The Paintings of Paul Peel
The Art History Archive - Canadian Art

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Paul Peel
Biography by Charles Moffat - 2007.

Canadian painter Paul Peel (Born November 7th 1860 in London/Ontario – Died October 3rd 1892 in Paris/France) was the son of a marble-cutter and drawing teacher (John Robert Peel). He studied at the Pennsylvania Academy, Philidelphia (1877-1880 under Thomas Eakins); the R.A. Schools, London (1880); and the Ecole des Beaux-Arts, Paris (1881) under Gerome and others.

He returned to London, Ontario, and Toronto for a short time about 1890, but was chiefly active in Paris. He travelled widely in Canada and in Europe, exhibiting as a member of the Ontario Society of Artists and the Royal Canadian Academy. He later returned to Paris where he died in October 1892. Before his death he had achieved a considerable success for his technique in such academic subjects as 'After the Bath' (1890).

His sentimental studies of children, such as The Modest Model (1889) and After the Bath (1890), followed the carefully modelled prescription of the Académie. After the Bath won Peel a medal at the 1890 Salon and displays his skill using light and colour.

He was one of the first Canadian painters to portray nude figures, as in his A Venetian Bather (1889). At the time of his death Peel appeared to be changing his style toward Impressionism. However, he did not live to develop his art beyond its academic sentimentalism. His lung infection was likely induced by overwork and exhaustion. A major retrospective of his work was held in London, Ontario in 1987.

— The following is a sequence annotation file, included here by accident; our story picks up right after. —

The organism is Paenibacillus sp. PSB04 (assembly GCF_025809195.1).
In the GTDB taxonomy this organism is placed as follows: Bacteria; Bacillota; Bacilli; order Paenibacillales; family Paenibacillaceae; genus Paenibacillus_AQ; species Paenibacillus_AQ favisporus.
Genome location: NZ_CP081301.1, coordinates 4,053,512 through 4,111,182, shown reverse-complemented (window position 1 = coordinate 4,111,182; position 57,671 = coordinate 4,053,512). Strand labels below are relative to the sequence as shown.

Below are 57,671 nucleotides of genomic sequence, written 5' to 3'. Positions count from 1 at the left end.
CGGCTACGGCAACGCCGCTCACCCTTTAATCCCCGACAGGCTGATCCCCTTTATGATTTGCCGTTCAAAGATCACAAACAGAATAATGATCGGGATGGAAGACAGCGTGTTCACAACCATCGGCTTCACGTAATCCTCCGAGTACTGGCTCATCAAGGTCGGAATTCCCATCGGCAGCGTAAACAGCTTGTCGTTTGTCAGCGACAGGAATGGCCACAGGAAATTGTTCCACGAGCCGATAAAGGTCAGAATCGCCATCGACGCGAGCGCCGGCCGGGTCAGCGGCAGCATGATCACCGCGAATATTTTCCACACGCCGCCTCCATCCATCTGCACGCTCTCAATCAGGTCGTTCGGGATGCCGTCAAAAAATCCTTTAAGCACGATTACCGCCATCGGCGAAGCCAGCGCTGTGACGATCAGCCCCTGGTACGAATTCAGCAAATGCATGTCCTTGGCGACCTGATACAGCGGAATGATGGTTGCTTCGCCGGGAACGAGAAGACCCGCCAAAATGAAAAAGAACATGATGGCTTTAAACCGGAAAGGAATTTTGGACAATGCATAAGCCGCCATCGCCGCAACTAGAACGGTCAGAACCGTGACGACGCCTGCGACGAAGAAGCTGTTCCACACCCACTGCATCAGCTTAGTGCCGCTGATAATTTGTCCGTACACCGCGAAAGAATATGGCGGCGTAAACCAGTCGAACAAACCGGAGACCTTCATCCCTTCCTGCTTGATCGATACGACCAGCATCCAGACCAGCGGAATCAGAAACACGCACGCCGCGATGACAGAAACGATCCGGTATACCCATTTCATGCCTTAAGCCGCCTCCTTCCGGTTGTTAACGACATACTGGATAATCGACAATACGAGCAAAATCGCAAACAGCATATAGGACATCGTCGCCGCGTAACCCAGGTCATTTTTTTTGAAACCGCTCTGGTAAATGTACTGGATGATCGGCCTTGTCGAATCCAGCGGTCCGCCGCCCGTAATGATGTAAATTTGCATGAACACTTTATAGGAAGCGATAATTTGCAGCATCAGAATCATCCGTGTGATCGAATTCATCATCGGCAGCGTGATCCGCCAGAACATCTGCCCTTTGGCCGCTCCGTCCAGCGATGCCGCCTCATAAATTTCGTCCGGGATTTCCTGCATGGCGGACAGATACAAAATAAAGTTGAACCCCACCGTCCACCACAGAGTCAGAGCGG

He had two children, a son and then a daughter, who were his models in some of his art.

Many of his works now hang in the Art Gallery of Ontario.

  • The Painter 1880
  • Toll If You Please 1880
  • Devotion 1881
  • Landscape 1882
  • Covent Garden Market, London, Ontario 1883
  • Return of the Flock 1883
  • The Beach at Normandy c.1887
  • The Meadow Lark 1887
  • Judith 1888
  • Mother and Child 1888
  • Mother and Cradle c.1888
  • Mother Love 1888
  • The Arab Chief 1888
  • The Spinner 1888
  • The Young Botanist 1888-1890
  • The Discovery of Moses c.1888-92
  • A Venetian Bather 1889
  • Japanese Dolls and Fan c.1889
  • Nap Time c.1889
  • The Modest Model 1889
  • Portrait of Gloria Roberts 1889
  • After the Bath 1890
  • Bedtime 1890
  • Waiting for the Bath c.1890
  • Robert Andre Peel c.1892
  • Self-Portrait 1892
  • The Little Shepherdess 1892

    Paul Peel
    Biography by David Wistow.

    B. 7 Nov. 1860 in London, Upper Canada, son of John Robert Peel and Amelia Margaret Hall; m. 16 Jan. 1886 Isaure Fanchette Verdier in Willesden (London), England, and they had one son and one daughter; d. 3 Oct. 1892 in Paris.